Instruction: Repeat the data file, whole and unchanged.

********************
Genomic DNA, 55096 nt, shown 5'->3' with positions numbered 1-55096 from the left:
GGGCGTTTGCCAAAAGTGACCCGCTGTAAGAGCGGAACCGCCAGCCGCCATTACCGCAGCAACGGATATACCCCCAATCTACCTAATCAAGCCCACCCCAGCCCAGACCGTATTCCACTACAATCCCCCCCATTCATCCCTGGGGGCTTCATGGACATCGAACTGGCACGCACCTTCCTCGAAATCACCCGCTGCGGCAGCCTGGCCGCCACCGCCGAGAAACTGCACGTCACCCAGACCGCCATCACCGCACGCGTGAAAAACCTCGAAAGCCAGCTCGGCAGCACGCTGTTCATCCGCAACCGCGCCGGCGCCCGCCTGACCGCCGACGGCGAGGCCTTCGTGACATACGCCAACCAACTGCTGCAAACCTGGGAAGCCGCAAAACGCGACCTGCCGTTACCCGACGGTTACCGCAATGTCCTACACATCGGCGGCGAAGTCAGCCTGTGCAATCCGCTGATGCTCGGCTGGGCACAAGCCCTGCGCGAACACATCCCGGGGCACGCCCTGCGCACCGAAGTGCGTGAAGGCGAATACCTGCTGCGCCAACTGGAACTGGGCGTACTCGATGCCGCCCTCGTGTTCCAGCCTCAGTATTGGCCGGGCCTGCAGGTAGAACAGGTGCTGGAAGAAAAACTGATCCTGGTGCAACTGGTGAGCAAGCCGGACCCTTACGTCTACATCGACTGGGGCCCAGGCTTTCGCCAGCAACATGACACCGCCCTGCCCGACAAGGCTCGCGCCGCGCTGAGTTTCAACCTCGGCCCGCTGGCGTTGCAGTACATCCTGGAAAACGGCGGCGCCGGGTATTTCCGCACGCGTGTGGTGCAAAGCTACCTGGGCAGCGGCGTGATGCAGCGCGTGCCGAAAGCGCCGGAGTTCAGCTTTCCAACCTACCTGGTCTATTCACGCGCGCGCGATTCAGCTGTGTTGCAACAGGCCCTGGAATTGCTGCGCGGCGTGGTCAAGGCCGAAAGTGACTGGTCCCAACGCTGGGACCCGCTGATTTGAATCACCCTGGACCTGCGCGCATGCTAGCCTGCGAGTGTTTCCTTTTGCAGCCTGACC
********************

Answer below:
Genomic DNA, 55096 nt, shown 5'->3' with positions numbered 1-55096 from the left:
GGGCGTTTGCCAAAAGTGACCCGCTGTAAGAGCGGAACCGCCAGCCGCCATTACCGCAGCAACGGATATACCCCCAATCTACCTAATCAAGCCCACCCCAGCCCAGACCGTATTCCACTACAATCCCCCCCATTCATCCCTGGGGGCTTCATGGACATCGAACTGGCACGCACCTTCCTCGAAATCACCCGCTGCGGCAGCCTGGCCGCCACCGCCGAGAAACTGCACGTCACCCAGACCGCCATCACCGCACGCGTGAAAAACCTCGAAAGCCAGCTCGGCAGCACGCTGTTCATCCGCAACCGCGCCGGCGCCCGCCTGACCGCCGACGGCGAGGCCTTCGTGACATACGCCAACCAACTGCTGCAAACCTGGGAAGCCGCAAAACGCGACCTGCCGTTACCCGACGGTTACCGCAATGTCCTACACATCGGCGGCGAAGTCAGCCTGTGCAATCCGCTGATGCTCGGCTGGGCACAAGCCCTGCGCGAACACATCCCGGGGCACGCCCTGCGCACCGAAGTGCGTGAAGGCGAATACCTGCTGCGCCAACTGGAACTGGGCGTACTCGATGCCGCCCTCGTGTTCCAGCCTCAGTATTGGCCGGGCCTGCAGGTAGAACAGGTGCTGGAAGAAAAACTGATCCTGGTGCAACTGGTGAGCAAGCCGGACCCTTACGTCTACATCGACTGGGGCCCAGGCTTTCGCCAGCAACATGACACCGCCCTGCCCGACAAGGCTCGCGCCGCGCTGAGTTTCAACCTCGGCCCGCTGGCGTTGCAGTACATCCTGGAAAACGGCGGCGCCGGGTATTTCCGCACGCGTGTGGTGCAAAGCTACCTGGGCAGCGGCGTGATGCAGCGCGTGCCGAAAGCGCCGGAGTTCAGCTTTCCAACCTACCTGGTCTATTCACGCGCGCGCGATTCAGCTGTGTTGCAACAGGCCCTGGAATTGCTGCGCGGCGTGGTCAAGGCCGAAAGTGACTGGTCCCAACGCTGGGACCCGCTGATTTGAATCACCCTGGACCTGCGCGCATGCTAGCCTGCGAGTGTTTCCTTTTGCAGCCTGACC